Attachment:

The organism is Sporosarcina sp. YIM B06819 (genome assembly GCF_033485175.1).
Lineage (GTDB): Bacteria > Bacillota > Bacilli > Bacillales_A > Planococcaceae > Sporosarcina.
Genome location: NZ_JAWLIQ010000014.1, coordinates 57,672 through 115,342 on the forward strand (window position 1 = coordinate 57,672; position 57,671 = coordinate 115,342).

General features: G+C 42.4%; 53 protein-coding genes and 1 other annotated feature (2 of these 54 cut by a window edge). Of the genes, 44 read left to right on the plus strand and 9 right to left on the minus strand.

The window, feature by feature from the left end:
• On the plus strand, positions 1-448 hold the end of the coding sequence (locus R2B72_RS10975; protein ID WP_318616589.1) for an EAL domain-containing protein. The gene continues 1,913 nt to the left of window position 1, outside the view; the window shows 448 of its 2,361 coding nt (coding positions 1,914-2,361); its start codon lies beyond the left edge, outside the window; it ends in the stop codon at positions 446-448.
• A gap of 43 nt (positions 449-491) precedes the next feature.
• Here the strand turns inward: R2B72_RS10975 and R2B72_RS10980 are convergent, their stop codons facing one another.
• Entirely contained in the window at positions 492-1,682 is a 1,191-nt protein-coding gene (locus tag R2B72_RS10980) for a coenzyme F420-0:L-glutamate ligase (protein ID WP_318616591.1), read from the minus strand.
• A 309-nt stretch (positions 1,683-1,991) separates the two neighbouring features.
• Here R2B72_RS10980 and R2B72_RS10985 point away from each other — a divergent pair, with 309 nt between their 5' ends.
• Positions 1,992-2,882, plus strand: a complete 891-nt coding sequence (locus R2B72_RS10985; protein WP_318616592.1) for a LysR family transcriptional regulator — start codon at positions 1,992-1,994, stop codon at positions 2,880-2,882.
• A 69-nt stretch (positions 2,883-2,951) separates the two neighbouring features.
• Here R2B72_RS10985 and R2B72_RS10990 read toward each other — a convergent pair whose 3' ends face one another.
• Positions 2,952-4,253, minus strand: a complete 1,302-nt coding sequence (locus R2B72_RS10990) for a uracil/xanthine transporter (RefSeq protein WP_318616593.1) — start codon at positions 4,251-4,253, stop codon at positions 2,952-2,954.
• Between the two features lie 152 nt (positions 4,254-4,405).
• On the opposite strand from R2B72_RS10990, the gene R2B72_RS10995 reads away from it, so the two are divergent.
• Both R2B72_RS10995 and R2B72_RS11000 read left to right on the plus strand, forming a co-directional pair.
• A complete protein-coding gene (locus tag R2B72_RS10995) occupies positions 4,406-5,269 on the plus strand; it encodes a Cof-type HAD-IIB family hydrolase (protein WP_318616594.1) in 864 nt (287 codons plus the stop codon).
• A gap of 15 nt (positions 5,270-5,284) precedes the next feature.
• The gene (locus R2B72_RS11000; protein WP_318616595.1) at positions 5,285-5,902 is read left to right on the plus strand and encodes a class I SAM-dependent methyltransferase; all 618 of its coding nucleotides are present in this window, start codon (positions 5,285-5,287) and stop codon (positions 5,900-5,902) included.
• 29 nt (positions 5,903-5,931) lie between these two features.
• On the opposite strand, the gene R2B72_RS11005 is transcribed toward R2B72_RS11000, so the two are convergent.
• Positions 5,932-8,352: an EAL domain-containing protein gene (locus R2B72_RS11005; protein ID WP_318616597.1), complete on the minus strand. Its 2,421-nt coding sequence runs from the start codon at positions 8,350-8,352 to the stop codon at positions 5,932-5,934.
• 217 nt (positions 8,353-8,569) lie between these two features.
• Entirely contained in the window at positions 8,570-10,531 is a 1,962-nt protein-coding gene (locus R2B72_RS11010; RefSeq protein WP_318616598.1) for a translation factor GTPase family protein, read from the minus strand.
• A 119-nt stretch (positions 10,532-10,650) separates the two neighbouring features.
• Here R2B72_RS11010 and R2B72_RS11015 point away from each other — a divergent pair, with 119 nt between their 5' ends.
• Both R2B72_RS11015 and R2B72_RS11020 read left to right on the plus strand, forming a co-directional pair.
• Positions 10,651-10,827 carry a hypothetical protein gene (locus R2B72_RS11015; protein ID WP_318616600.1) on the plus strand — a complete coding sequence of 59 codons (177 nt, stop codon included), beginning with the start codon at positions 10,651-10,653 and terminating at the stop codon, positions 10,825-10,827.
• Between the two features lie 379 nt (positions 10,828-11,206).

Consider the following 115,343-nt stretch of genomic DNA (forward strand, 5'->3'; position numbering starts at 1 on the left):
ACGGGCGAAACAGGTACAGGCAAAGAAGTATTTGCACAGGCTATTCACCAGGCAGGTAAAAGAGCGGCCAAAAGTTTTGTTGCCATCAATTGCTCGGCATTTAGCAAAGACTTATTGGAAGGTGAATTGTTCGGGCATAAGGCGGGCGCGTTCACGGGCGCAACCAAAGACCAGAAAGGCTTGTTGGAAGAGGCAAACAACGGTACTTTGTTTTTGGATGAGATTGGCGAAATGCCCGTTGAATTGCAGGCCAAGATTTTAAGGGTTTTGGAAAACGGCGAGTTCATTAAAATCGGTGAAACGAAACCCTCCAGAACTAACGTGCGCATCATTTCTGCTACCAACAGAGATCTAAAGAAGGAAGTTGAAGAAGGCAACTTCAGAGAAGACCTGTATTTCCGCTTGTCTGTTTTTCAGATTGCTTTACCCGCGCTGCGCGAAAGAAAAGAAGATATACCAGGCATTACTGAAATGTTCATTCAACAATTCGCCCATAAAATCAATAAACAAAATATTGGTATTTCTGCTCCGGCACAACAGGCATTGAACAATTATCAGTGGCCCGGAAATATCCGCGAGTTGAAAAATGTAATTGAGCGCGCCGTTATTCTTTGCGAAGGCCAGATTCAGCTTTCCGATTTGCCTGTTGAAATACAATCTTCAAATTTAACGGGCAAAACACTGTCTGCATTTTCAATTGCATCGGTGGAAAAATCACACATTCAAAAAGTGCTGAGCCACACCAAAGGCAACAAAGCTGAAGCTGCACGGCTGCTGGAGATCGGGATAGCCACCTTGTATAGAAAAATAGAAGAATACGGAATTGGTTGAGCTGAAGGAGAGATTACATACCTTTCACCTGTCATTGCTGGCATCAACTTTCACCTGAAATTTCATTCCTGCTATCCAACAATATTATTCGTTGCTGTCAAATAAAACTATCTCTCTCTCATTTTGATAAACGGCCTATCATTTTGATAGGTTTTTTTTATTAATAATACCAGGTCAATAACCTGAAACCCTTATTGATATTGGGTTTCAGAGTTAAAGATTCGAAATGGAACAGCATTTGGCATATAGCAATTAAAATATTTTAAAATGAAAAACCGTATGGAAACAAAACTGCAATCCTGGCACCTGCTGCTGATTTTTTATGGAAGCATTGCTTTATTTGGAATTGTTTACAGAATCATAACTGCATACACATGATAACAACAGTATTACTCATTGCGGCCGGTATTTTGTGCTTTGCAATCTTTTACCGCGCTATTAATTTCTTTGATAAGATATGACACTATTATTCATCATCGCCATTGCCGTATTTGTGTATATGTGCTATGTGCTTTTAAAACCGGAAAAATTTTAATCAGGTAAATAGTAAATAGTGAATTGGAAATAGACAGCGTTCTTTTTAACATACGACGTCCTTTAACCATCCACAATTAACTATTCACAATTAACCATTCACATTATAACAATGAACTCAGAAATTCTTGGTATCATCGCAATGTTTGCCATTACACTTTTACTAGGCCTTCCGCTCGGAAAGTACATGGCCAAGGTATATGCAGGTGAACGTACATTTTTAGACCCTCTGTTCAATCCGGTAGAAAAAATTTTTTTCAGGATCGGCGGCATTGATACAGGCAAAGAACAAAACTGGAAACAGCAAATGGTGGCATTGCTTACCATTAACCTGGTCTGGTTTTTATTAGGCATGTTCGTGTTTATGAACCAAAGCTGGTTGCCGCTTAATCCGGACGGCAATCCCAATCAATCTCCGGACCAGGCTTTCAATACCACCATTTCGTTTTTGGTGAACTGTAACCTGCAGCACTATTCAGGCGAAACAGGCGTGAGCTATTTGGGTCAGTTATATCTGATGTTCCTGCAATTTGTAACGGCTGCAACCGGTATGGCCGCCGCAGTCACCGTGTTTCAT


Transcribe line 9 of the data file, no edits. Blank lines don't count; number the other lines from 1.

• Entirely contained in the window at positions 492-1,682 is a 1,191-nt protein-coding gene (locus tag R2B72_RS10980) for a coenzyme F420-0:L-glutamate ligase (protein ID WP_318616591.1), read from the minus strand.